Being rational means being resistant to wishful thinking. Unfortunately for us, we are rather prone to wishful thinking. It is also unfortunately the case that there are lots of people out there who know about our propensity for wishful thinking and would like to exploit it. Animal communication systems, as Robert Trivers famously noted, did not evolve to produce truth but to procure reproductive advantages for the communicators. For human animals, swindling people out of wealth and loyalty are a pretty good way to get advantages. So if you want to be rational and resist such forces, you should apportion your skepticism about any claim such that, the more it would be good for you if that claim were true, the more skeptical of it you ought to be.
Concrete illustration: consider three claims.
Claim A: Spreading WonderVegeGreen on your lawn will make it lovely, thick, and lush!
Claim B: Taking Ironized Yeast will cure your common cold!
Claim C: This drug made from apricot pits will cure your cancer!
Ask yourself, just intuitively, which of these claims ought we to be most skeptical of? Which would most be likely to induce wishful thinking? If it looks like a ladder for skepticism, you’re doing well with rationality.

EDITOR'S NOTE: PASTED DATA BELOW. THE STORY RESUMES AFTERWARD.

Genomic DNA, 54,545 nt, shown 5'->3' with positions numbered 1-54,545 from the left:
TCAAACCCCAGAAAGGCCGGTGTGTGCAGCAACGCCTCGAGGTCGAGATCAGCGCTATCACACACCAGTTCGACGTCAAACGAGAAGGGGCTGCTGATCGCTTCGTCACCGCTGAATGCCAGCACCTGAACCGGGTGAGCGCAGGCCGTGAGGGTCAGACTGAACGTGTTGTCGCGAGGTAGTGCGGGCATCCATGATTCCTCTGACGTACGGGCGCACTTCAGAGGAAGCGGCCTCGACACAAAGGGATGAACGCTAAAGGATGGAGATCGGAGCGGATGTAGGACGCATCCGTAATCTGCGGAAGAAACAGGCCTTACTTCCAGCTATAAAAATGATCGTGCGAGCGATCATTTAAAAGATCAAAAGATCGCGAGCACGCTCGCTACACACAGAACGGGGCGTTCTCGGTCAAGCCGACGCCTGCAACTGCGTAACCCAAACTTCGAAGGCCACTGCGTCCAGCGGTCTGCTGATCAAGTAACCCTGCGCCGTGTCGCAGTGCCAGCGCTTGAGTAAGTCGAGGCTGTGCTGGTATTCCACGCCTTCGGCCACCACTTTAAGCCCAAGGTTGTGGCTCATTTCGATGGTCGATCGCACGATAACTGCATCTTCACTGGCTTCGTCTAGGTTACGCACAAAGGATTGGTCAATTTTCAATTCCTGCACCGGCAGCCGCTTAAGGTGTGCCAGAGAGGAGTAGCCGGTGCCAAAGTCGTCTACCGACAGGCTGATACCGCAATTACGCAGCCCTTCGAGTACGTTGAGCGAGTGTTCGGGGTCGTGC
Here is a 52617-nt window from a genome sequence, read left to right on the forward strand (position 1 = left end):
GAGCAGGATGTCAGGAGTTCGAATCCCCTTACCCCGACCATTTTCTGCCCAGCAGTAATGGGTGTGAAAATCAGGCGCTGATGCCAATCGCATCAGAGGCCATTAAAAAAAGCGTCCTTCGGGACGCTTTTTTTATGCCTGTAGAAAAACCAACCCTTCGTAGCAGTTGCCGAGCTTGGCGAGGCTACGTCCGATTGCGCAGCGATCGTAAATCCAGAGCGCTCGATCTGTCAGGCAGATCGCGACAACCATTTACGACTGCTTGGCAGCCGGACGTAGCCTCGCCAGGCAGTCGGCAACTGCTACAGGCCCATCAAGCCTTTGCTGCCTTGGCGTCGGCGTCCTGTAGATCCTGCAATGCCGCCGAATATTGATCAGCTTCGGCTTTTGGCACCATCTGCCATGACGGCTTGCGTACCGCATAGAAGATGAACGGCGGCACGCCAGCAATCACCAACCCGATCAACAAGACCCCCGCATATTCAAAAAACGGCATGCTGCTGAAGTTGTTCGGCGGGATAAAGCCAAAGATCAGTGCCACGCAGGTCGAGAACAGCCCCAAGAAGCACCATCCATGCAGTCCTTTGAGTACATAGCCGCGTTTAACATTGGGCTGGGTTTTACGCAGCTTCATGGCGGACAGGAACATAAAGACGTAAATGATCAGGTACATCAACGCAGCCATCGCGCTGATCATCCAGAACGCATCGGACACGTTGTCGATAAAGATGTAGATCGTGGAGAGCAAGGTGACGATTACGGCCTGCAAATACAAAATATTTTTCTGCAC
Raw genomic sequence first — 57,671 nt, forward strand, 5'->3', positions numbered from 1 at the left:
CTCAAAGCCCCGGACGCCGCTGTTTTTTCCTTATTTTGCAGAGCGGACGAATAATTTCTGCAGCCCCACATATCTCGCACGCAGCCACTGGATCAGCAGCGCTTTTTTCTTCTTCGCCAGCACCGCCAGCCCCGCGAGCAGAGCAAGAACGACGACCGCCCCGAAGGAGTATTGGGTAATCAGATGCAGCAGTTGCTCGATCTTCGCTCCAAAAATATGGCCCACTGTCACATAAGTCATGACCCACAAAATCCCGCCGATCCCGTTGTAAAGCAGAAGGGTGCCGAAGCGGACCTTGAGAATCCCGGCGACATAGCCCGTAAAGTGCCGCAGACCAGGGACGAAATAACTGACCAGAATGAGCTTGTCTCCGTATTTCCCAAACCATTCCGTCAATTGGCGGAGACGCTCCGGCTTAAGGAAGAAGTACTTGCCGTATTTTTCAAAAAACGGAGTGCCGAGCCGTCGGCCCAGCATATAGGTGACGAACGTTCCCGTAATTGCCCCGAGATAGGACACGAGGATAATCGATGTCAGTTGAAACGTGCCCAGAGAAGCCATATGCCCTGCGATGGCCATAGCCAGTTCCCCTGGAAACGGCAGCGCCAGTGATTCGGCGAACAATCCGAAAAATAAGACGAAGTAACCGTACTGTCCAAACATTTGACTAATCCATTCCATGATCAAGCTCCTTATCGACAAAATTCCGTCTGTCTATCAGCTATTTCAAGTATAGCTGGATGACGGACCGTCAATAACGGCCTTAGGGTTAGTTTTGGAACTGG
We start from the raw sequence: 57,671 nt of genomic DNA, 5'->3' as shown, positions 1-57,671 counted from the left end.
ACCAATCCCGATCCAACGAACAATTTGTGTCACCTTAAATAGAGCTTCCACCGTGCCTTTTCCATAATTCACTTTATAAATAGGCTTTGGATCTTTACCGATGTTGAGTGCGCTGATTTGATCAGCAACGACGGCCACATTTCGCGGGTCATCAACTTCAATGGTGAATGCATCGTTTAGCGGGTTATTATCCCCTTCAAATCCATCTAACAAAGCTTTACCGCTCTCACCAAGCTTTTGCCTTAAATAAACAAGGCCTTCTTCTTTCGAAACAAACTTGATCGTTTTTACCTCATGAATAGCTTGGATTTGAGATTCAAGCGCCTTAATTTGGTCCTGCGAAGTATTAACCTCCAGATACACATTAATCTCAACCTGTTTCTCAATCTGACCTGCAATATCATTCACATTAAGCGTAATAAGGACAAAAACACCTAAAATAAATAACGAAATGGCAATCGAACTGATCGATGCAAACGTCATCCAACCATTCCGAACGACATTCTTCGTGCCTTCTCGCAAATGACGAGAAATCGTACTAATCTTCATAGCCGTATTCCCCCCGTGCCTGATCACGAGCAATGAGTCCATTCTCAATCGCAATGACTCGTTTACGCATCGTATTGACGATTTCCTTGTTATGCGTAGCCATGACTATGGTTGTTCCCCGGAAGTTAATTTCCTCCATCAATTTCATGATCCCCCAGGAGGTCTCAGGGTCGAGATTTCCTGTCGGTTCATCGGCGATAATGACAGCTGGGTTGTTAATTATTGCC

The view that we ought to apportion our skepticism against our propensity for wishful thinking I call the Snake Oil Dispersant. Snake Oil claims are what it is there to rid us of. (For those unfamiliar with the term, “snake oil” was a generic term for mystery medicines peddled by itinerant salesmen in nineteenth century America. These medicines would supposedly cure a wide range of ailments which the real medicine of the day was largely powerless against.
The claims of things like religion ought to be something like Claim Z on my ladder: real snake oil in need of being dispersed. What could we want more desperately to believe than with all the suffering in the world and in our lives, that somehow we are getting (or at least, potentially can get) something (a blissful eternal afterlife, or “meaning”) that somehow makes it all worthwhile. Many among us, seeing how the brutal and nasty so often prosper in the world, while the kindly and gentle are trodden underfoot, might also long for some sort of justice in the world. But precisely because we so long for such things is why we should be burningly skeptical of any claims that such states of affairs could ever, in fact, be realized — that is, we should be skeptical of precisely the claims that religions advance.
The claims of religion are notoriously weak even against mild skepticism, a fact which goes a long way to explaining my incredulity with respect thereto.
Though I don’t mean to bash religion only. Snake-oil dispersant ought to be liberally deployed against forms of secular optimism as well. Both trite and untrue folk beliefs (“If you work hard and play by the rules, you’re sure to succeed,” “There’s somebody out there for everyone”) or grand secular substitutes for religion, such as humanism or transhumanism are unlikely to survive much contact with skepticism. It’s all to easy to somehow want to believe, as humanists would have us do, that life is “meaningful” even in spite of the fact that it’s often so miserable, or that in some glorious future we’ll all live in some amazing awesome virtual reality. Maybe that’s sad. So be it. It is not a property of truth that it is here to make us happy.